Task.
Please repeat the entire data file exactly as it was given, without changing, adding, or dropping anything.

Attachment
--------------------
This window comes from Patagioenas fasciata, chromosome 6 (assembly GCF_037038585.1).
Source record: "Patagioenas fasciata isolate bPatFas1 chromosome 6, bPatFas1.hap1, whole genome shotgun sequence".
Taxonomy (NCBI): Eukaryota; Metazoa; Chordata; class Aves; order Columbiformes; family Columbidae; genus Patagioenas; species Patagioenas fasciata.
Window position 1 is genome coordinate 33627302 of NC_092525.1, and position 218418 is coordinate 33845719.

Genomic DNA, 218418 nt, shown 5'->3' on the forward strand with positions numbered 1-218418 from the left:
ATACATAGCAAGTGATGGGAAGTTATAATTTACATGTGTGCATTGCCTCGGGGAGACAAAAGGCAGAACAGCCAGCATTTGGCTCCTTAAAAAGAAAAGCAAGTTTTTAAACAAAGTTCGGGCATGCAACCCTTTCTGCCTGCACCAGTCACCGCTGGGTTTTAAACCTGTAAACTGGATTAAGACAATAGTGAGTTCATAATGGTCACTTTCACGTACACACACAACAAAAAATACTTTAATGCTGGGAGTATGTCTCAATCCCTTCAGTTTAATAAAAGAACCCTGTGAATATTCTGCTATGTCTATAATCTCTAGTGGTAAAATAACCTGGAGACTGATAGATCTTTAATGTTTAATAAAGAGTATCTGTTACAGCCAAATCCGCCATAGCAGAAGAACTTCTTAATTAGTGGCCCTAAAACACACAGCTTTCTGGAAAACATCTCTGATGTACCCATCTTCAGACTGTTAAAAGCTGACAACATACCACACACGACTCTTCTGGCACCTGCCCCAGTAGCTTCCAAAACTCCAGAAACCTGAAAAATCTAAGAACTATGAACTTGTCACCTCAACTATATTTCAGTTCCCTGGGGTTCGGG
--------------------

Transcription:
This window comes from Patagioenas fasciata, chromosome 6 (assembly GCF_037038585.1).
Source record: "Patagioenas fasciata isolate bPatFas1 chromosome 6, bPatFas1.hap1, whole genome shotgun sequence".
Taxonomy (NCBI): Eukaryota; Metazoa; Chordata; class Aves; order Columbiformes; family Columbidae; genus Patagioenas; species Patagioenas fasciata.
Window position 1 is genome coordinate 33627302 of NC_092525.1, and position 218418 is coordinate 33845719.

Genomic DNA, 218418 nt, shown 5'->3' on the forward strand with positions numbered 1-218418 from the left:
ATACATAGCAAGTGATGGGAAGTTATAATTTACATGTGTGCATTGCCTCGGGGAGACAAAAGGCAGAACAGCCAGCATTTGGCTCCTTAAAAAGAAAAGCAAGTTTTTAAACAAAGTTCGGGCATGCAACCCTTTCTGCCTGCACCAGTCACCGCTGGGTTTTAAACCTGTAAACTGGATTAAGACAATAGTGAGTTCATAATGGTCACTTTCACGTACACACACAACAAAAAATACTTTAATGCTGGGAGTATGTCTCAATCCCTTCAGTTTAATAAAAGAACCCTGTGAATATTCTGCTATGTCTATAATCTCTAGTGGTAAAATAACCTGGAGACTGATAGATCTTTAATGTTTAATAAAGAGTATCTGTTACAGCCAAATCCGCCATAGCAGAAGAACTTCTTAATTAGTGGCCCTAAAACACACAGCTTTCTGGAAAACATCTCTGATGTACCCATCTTCAGACTGTTAAAAGCTGACAACATACCACACACGACTCTTCTGGCACCTGCCCCAGTAGCTTCCAAAACTCCAGAAACCTGAAAAATCTAAGAACTATGAACTTGTCACCTCAACTATATTTCAGTTCCCTGGGGTTCGGG